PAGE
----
A service dog named Gracie helped Catherine Pusateri walk several blocks from their Oakland apartment Friday morning to the funeral service for Pittsburgh K-9 officer Rocco.
They came so that one working dog could pay tribute to another working dog, said Ms. Pusateri, a retired clinical microbiologist. She has a rare form of brittle bone disease that has caused 65 fractures in her lifetime. The 7-year-old Labrador retriever-beagle mix provides "mobility assistance" to help Ms. Pusateri walk, and retrieves her cane and other objects when she drops them.
Gracie was calm, steady and not at all intimidated as 168 K-9 vehicles brought canine and human officers to the funeral for the German shepherd that was stabbed Jan. 27 while trying to apprehend a suspect.
Police dog Rocco remembered by officers, citizens
In a ceremony befitting an officer of the law, slain police dog Rocco was remembered in a solemn ceremony today by officers and citizens alike. (Video by Doug Oster; 2/7/2014)
After traveling in a slow procession from the Pittsburgh canine training facility in Highland Park, K-9 dogs and their partners lined both sides of the long entrance to Soldiers & Sailors Memorial Hall in Oakland. Most had black tape or bands over their badges -- a sign of respect for a fallen officer.
Five officers in the color guard -- three holding flags for the United States, Pennsylvania and Pittsburgh -- stood at attention as retired canine handler William Zeglowitsch played bagpipes. Rocco's picture and his cremated remains were carried into the hall, followed by Officer Phil Lerza, who was Rocco's partner, his wife and their two children.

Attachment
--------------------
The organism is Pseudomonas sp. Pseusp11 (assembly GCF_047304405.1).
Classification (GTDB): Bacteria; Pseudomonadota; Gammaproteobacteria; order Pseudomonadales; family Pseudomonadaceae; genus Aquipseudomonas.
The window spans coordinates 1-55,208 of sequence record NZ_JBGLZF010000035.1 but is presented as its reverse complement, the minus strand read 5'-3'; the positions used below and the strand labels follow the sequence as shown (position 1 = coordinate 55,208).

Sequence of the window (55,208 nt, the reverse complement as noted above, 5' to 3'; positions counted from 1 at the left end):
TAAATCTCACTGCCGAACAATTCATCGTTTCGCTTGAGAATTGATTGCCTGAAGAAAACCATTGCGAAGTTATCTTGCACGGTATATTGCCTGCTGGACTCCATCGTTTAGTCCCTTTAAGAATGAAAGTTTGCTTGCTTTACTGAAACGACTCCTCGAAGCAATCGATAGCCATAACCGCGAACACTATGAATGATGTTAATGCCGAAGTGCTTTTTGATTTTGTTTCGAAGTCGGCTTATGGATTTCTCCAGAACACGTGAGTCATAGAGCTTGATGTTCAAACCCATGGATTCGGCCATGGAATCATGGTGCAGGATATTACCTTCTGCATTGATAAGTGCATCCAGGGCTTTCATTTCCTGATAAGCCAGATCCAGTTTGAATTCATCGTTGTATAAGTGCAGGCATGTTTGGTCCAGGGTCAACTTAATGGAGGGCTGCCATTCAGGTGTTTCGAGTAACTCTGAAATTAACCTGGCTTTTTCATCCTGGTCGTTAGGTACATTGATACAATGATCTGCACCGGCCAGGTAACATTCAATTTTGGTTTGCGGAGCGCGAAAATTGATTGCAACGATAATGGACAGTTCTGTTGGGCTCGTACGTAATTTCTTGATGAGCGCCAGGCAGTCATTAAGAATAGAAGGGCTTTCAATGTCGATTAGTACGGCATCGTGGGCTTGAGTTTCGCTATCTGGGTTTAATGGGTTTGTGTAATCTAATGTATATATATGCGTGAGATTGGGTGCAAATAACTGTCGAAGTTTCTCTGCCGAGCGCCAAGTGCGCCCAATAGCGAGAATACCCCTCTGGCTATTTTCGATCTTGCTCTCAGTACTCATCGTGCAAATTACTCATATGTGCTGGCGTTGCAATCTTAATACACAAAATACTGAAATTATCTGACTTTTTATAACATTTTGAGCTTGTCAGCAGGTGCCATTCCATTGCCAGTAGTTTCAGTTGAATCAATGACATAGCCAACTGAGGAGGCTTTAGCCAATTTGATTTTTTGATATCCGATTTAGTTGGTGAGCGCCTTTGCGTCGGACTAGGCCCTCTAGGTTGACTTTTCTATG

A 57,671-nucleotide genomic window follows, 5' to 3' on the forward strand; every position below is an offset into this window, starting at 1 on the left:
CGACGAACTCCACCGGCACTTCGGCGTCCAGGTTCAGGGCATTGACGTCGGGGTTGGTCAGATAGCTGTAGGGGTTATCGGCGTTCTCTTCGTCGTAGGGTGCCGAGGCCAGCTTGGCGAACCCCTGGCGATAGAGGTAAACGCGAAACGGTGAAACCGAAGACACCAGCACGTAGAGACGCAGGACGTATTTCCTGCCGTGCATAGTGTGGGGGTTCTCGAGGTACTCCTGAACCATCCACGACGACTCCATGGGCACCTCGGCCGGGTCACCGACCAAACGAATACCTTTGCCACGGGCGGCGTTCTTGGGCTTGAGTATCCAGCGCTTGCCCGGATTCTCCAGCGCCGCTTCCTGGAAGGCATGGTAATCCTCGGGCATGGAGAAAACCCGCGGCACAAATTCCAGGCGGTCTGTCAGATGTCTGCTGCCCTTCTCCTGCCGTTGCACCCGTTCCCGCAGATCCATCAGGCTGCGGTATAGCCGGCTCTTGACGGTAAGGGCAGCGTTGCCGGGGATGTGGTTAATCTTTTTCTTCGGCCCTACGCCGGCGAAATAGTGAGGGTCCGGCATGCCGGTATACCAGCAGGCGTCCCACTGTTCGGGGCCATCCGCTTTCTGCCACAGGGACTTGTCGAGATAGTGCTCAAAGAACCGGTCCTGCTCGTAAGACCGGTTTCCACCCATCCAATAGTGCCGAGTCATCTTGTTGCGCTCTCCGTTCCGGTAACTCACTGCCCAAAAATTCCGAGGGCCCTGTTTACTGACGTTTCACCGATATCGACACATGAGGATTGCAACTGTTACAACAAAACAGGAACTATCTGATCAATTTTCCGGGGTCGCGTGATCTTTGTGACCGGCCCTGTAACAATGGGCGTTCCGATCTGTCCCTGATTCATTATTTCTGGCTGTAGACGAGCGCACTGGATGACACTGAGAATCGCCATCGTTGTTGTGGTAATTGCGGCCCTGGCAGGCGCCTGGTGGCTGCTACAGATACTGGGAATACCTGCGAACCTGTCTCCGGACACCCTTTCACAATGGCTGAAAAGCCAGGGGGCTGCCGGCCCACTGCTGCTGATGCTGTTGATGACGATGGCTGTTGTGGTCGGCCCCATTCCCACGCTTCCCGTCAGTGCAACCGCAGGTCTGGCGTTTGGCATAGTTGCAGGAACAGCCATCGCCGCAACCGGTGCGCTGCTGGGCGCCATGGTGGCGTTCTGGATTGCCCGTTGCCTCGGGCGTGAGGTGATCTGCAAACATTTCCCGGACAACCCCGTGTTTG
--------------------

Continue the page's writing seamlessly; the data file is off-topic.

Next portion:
Suburban police officers, firefighters, Pittsburgh Animal Control officers, constables, search and rescue dog handlers, emergency medical technicians and other first responders filed into the service.
Hankies and tissues came out of pockets and purses when Pittsburgh police Officer Elizabeth Vitalbo sang "The Lord's Prayer." Emotions ran high throughout the 45-minute service as officers paid tribute to Rocco and his partner.
K-9 dogs "live for the praise of their handler," said Allegheny County deputy sheriff Maria Watts, a K-9 officer. "Rocco stood strong with his handler, and he never backed down."
Jeffrey Deschon, a city K-9 officer, thanked the staff at Pittsburgh Veterinary Specialty & Emergency Center in Ohio Township "for the care they gave Rocco" for two days "as well as for the way they treated officers and family members."
PVSEC rented a bus to take 32 veterinarians and staff members to the funeral.
Cassie Scappino of Castle Shannon said she was in a local hospital with her newborn son when she learned of Rocco's death. A life-long dog lover who works as a pet sitter, she said, "I just had to be here for Rocco."
Pittsburgh Mayor Bill Peduto did not attend the services because he was out of town on a five-day vacation that had been planned since November, said chief of staff Kevin Acklin.
Former Pittsburgh police Chief Dom Costa, now a state legislator, attended wearing his chief's badge partially covered with a black band. He noted that local legislators on Friday introduced "Rocco's Law" which would impose stiffer penalties on people who severely injure or kill police animals.
Others who attended include county Executive Rich Fitzgerald, Pittsburgh Post-Gazette publisher John Robinson Block, acting Pittsburgh public safety director Michael Huss, fire Chief Darryl Jones and state Rep. Adam Ravenstahl.
City council members in attendance included Dan Gilman, Bruce Kraus, Deb Gross, R. Daniel Lavell and Corey O'Connor.
Also there were officers from Pennsylvania state police, Penn Hills, East Pittsburgh, Warren K-9 unit, Butler County sheriff's office, Bethel Park, state constables, Port Vue, Coraopolis, Aspinwall and McKees Rocks.
Linda Wilson Fuoco: email@example.com or 412-722-0087.